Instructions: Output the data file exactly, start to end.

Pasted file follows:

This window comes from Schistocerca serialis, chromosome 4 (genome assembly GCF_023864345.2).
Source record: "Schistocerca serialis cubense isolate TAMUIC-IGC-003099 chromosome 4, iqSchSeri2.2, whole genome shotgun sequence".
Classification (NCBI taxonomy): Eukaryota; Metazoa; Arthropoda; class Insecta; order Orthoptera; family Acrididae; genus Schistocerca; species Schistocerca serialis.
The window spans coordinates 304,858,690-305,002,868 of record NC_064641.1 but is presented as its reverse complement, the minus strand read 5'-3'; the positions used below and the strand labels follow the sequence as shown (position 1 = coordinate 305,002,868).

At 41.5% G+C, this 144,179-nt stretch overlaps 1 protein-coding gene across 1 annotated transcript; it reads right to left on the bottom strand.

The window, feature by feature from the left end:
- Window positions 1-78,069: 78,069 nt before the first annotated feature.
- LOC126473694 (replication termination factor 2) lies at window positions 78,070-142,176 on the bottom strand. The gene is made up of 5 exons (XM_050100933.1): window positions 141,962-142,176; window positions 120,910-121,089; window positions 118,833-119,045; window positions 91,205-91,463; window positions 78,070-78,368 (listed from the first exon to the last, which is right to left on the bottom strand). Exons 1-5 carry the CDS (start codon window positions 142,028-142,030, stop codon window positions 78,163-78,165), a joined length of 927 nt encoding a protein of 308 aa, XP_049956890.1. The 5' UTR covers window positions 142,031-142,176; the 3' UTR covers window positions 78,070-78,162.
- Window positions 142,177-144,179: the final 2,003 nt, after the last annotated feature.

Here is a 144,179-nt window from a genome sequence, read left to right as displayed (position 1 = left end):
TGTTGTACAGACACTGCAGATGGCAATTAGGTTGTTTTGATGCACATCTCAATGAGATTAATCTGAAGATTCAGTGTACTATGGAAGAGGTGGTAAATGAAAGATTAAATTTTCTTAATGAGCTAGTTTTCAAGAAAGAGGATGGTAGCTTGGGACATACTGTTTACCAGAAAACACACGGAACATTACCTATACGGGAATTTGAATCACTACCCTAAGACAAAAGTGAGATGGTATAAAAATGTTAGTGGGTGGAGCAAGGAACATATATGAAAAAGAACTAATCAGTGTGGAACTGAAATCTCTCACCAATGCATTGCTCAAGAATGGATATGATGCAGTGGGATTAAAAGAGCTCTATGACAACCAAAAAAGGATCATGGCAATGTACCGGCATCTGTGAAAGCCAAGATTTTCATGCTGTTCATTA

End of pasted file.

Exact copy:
This window comes from Schistocerca serialis, chromosome 4 (genome assembly GCF_023864345.2).
Source record: "Schistocerca serialis cubense isolate TAMUIC-IGC-003099 chromosome 4, iqSchSeri2.2, whole genome shotgun sequence".
Classification (NCBI taxonomy): Eukaryota; Metazoa; Arthropoda; class Insecta; order Orthoptera; family Acrididae; genus Schistocerca; species Schistocerca serialis.
The window spans coordinates 304,858,690-305,002,868 of record NC_064641.1 but is presented as its reverse complement, the minus strand read 5'-3'; the positions used below and the strand labels follow the sequence as shown (position 1 = coordinate 305,002,868).

At 41.5% G+C, this 144,179-nt stretch overlaps 1 protein-coding gene across 1 annotated transcript; it reads right to left on the bottom strand.

The window, feature by feature from the left end:
- Window positions 1-78,069: 78,069 nt before the first annotated feature.
- LOC126473694 (replication termination factor 2) lies at window positions 78,070-142,176 on the bottom strand. The gene is made up of 5 exons (XM_050100933.1): window positions 141,962-142,176; window positions 120,910-121,089; window positions 118,833-119,045; window positions 91,205-91,463; window positions 78,070-78,368 (listed from the first exon to the last, which is right to left on the bottom strand). Exons 1-5 carry the CDS (start codon window positions 142,028-142,030, stop codon window positions 78,163-78,165), a joined length of 927 nt encoding a protein of 308 aa, XP_049956890.1. The 5' UTR covers window positions 142,031-142,176; the 3' UTR covers window positions 78,070-78,162.
- Window positions 142,177-144,179: the final 2,003 nt, after the last annotated feature.

Here is a 144,179-nt window from a genome sequence, read left to right as displayed (position 1 = left end):
TGTTGTACAGACACTGCAGATGGCAATTAGGTTGTTTTGATGCACATCTCAATGAGATTAATCTGAAGATTCAGTGTACTATGGAAGAGGTGGTAAATGAAAGATTAAATTTTCTTAATGAGCTAGTTTTCAAGAAAGAGGATGGTAGCTTGGGACATACTGTTTACCAGAAAACACACGGAACATTACCTATACGGGAATTTGAATCACTACCCTAAGACAAAAGTGAGATGGTATAAAAATGTTAGTGGGTGGAGCAAGGAACATATATGAAAAAGAACTAATCAGTGTGGAACTGAAATCTCTCACCAATGCATTGCTCAAGAATGGATATGATGCAGTGGGATTAAAAGAGCTCTATGACAACCAAAAAAGGATCATGGCAATGTACCGGCATCTGTGAAAGCCAAGATTTTCATGCTGTTCATTA